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The Wines of Campania:
Red, White and Pure Gold

Introduction and
A Little Bit of History

Tom Maresca

Tom Maresca

Vineyard in Campania

Of all of Italy’s wine regions, Campania has the greatest potential for producing both red and white wines of superb quality. Not all wine experts, not even Italian ones, accept this, but I have long believed it. Initially, it was largely an act of faith, but in recent years it has become more and more a matter of fact. The same growth in number of producers and ascent in quality that have played out in Burgundy and Piedmont is now in full swing in Campania, with a consequent increase in the number of award-winning wines every year, as well as – and this is Campania’s special excitement – constant rediscoveries of amazing, almost lost, ancient varieties and pockets of extremely old, pre-phylloxera vines.

I’ve been exploring Campania oenologically for several decades now, and I had the opportunity, just a few weeks ago, to pull all my accumulated, diffuse observations together at the invaluable week-long Campania Stories [] event organized every year by Miriade Partners. This series of tastings, seminars, and meetings with producers surveys all of Campania’s production – this year 80 winemakers showed over 300 wines, and in addition to those I was able to taste many more during visits to individual estates. The whole week afforded a very rare opportunity to savor the astonishing diversity and depth of this great wine zone’s production.

I’ve been told – and it may well be true – that Campania alone possesses more indigenous grape varieties than all of France. It is certainly true – and this should be of more than passing interest to winelovers everywhere – that it has more ungrafted vines – vines growing on their own roots – than any other part of Europe. All of which makes Campania a wonderland for ampelographers and a super-playground for oenophiles.


A Little Bit of History

The pioneers of quality winemaking in Campania – if you are willing to disregard the Roman Empire – were the Mastroberardino family, which has been making top-flight wines and exporting them around the world since the 19th century. In the latter half of the 20th century, when Italy was still recovering economically and psychologically from the devastation of World War II, the Mastroberardinos made the crucial decision to resist the influx of international grape varieties. They placed their faith in Campania’s most important indigenous grapes, the whites Fiano and Greco and the red Aglianico, and they provided leadership for the entire region in developing the DOCs – now DOCGs – for Fiano di Avellino, Greco di Tufo, and Taurasi. They did this so successfully that now their base, Avellino province, and particularly its heartland, Irpinia, is the red-hot core of Campanian wine production and is home to some of the largest and most accomplished producers, as well probably the greatest number of up-and-coming small producers. Its quality levels set the goals to which all of Campania now aspires.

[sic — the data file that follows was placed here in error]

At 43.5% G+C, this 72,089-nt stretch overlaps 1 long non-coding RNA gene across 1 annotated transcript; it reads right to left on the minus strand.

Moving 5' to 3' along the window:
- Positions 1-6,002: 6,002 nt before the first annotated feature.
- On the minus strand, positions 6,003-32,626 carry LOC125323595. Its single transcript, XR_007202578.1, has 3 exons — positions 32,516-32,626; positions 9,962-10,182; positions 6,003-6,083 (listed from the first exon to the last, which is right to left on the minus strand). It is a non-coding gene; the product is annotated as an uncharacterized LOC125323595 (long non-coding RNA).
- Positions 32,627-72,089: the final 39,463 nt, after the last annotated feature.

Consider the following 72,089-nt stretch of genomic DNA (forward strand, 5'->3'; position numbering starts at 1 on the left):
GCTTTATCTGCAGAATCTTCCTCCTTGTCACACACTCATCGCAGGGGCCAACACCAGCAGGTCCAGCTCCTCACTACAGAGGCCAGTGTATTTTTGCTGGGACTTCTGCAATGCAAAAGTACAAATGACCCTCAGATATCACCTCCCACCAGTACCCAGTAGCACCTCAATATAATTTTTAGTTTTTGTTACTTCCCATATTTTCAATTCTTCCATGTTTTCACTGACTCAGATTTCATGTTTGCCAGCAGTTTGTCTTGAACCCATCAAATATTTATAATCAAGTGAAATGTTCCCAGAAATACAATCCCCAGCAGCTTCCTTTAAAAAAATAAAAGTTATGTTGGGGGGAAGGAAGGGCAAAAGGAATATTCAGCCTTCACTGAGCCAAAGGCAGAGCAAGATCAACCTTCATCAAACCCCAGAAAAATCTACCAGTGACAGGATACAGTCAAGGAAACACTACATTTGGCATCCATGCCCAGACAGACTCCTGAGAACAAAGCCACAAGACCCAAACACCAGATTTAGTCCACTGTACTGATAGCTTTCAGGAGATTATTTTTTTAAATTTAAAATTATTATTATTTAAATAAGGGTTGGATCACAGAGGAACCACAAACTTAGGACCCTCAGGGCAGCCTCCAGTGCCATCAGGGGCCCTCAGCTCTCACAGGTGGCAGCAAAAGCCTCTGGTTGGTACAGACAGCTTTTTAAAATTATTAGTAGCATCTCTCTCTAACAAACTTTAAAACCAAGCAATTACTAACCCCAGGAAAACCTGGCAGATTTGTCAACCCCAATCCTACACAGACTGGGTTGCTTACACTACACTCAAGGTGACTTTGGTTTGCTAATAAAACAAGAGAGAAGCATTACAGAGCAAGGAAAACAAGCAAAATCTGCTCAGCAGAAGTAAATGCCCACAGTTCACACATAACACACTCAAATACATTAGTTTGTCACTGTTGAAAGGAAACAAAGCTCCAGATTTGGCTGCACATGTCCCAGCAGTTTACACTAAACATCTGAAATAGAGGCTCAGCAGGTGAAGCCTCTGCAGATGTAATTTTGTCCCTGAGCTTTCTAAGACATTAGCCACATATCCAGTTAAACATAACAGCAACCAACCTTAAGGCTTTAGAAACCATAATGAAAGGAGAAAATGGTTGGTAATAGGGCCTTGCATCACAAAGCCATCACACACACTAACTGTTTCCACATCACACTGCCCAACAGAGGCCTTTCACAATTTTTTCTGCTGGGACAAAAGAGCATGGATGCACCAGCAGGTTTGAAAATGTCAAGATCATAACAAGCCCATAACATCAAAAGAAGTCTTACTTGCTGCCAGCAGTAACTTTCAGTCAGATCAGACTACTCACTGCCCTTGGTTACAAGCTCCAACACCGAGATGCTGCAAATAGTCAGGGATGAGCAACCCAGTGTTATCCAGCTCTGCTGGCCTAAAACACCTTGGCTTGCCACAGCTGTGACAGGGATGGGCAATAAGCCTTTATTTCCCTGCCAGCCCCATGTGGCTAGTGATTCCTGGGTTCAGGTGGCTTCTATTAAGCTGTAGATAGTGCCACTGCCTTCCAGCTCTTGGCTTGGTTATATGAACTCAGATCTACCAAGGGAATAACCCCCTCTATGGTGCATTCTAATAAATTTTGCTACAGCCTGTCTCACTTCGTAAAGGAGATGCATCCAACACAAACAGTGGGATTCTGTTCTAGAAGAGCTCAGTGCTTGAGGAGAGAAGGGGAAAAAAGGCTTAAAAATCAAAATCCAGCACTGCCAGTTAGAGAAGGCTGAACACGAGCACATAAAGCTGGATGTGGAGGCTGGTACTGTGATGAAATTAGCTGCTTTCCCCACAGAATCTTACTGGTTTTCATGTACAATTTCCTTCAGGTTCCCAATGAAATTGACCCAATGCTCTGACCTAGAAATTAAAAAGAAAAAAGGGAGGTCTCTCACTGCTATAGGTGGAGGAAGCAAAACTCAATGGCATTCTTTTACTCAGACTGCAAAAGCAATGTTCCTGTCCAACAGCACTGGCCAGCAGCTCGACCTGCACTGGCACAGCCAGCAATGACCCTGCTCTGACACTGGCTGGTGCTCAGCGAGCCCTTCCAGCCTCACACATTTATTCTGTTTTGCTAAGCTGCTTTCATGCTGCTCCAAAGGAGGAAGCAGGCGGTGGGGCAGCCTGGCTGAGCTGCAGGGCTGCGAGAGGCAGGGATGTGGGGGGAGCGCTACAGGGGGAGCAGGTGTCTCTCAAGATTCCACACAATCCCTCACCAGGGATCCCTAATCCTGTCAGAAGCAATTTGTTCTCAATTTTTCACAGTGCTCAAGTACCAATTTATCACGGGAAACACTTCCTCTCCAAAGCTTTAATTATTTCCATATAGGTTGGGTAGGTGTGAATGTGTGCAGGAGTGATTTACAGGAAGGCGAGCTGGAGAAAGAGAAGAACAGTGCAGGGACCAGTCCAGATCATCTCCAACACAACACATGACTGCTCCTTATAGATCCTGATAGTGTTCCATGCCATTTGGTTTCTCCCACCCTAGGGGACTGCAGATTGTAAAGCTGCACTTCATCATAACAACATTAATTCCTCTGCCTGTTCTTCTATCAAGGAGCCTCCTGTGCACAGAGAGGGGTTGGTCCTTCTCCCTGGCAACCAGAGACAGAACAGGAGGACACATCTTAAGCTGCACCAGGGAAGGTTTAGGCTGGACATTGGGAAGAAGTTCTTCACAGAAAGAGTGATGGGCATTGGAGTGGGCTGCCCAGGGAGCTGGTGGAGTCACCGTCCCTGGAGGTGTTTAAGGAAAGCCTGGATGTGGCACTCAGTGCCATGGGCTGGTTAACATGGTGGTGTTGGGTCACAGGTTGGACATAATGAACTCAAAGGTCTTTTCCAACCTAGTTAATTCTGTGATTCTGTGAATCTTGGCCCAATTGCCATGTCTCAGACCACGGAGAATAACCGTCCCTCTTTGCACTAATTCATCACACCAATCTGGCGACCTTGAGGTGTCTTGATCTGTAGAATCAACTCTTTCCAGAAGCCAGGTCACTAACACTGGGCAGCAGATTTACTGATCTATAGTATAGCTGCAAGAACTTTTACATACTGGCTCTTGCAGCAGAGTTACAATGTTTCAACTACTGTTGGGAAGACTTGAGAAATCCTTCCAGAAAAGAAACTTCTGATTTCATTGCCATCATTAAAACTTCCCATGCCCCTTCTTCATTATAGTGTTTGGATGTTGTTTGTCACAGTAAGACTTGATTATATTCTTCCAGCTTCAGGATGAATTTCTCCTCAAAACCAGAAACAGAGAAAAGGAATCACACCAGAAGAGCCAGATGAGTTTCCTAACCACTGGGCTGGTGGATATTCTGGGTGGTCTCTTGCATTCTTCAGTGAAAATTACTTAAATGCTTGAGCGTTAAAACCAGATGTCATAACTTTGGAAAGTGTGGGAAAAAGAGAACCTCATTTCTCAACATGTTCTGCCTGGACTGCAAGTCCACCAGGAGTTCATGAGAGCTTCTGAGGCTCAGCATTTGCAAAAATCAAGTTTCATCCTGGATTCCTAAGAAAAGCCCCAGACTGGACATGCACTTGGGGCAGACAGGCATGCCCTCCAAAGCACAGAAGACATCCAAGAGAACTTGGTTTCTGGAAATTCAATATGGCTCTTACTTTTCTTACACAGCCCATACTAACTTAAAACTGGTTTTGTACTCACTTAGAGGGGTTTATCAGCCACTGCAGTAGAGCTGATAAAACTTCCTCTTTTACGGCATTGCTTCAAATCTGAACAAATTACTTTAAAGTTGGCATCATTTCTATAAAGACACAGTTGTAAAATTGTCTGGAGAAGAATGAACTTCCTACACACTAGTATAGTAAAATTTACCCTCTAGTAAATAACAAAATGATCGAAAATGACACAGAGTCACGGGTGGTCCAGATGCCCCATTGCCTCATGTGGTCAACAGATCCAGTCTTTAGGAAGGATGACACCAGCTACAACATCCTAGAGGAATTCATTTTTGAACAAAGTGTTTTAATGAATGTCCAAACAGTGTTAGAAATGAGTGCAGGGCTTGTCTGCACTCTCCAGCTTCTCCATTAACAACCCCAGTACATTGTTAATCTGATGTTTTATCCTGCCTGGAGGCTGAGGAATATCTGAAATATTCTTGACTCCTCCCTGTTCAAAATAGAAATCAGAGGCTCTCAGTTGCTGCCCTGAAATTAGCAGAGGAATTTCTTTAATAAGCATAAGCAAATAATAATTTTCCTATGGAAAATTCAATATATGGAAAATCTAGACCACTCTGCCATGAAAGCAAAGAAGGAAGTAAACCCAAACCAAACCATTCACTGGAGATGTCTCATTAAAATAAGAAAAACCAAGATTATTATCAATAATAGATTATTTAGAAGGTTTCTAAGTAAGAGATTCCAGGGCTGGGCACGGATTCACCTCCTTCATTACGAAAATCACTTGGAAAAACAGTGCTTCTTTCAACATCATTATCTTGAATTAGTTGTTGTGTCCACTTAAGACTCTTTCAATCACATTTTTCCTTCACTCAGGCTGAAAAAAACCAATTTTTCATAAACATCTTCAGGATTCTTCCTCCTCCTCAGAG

Mastroberardino in barrel room

But for a long while, Mastroberardino was the only significant producer of these great wines, at least on the international market. In the 1990s, a family split led to the creation of the Terredora estate, the property of Walter Mastroberardino and his children, while his brother Antonio and his sons continued the patronymic firm. Shortly before that, the Capaldo family had launched the large, well-financed, and dynamic Feudi di San Gregorio winery, and at about the same time some small growers began to make and bottle their own wine. Suddenly the Campanian wine scene changed dramatically, in the same ways that Burgundy’s and Piedmont’s had before it, and the race to make ever better wines was on.

Now, small, high-quality growers have proliferated in all of Campania’s wine zones – most notably in Irpinia, the heartland of Fiano di Avellino, Greco di Tufo, and Taurasi. Names like Benito Ferrara (Greco di Tufo), Ciro Picariello (Fiano di Avellino), Guastaferro (Taurasi), Lonardi (aka Contrade del Taurasi: Taurasi), Luigi Tecce (Taurasi), and Rocca del Principe (Fiano di Avellino) have already won attention in Italy and will in all probability soon start achieving international notice. Other zones of significant interest to American wine lovers include Sannio in Benevento and the Falerno-producing areas of Caserta, as well as its rapidly rising Terre del Volturno, the latter home to Pallagrello rosso and bianco and Casavecchia. Right around Naples, the Campi Flegrei and Vesuvio appellations produce some lovely and steadily improving wines, as do, further to the south, Salerno’s three subzones, Costiera Amalfitana, Colli Salernitani, and Cilento. There are now first-rate wineries in all these areas: for example, La Sibilla and Grotta del Sole in Campi Flegrei and Nanni Copè and Masseria Felicia in Caserta, to name just a few of many small wineries now producing top-quality wines.


Part 2: Romancing the Vines and What’s in a Name?

Part 3: A Selection of Campania’s Pure-Gold Producers


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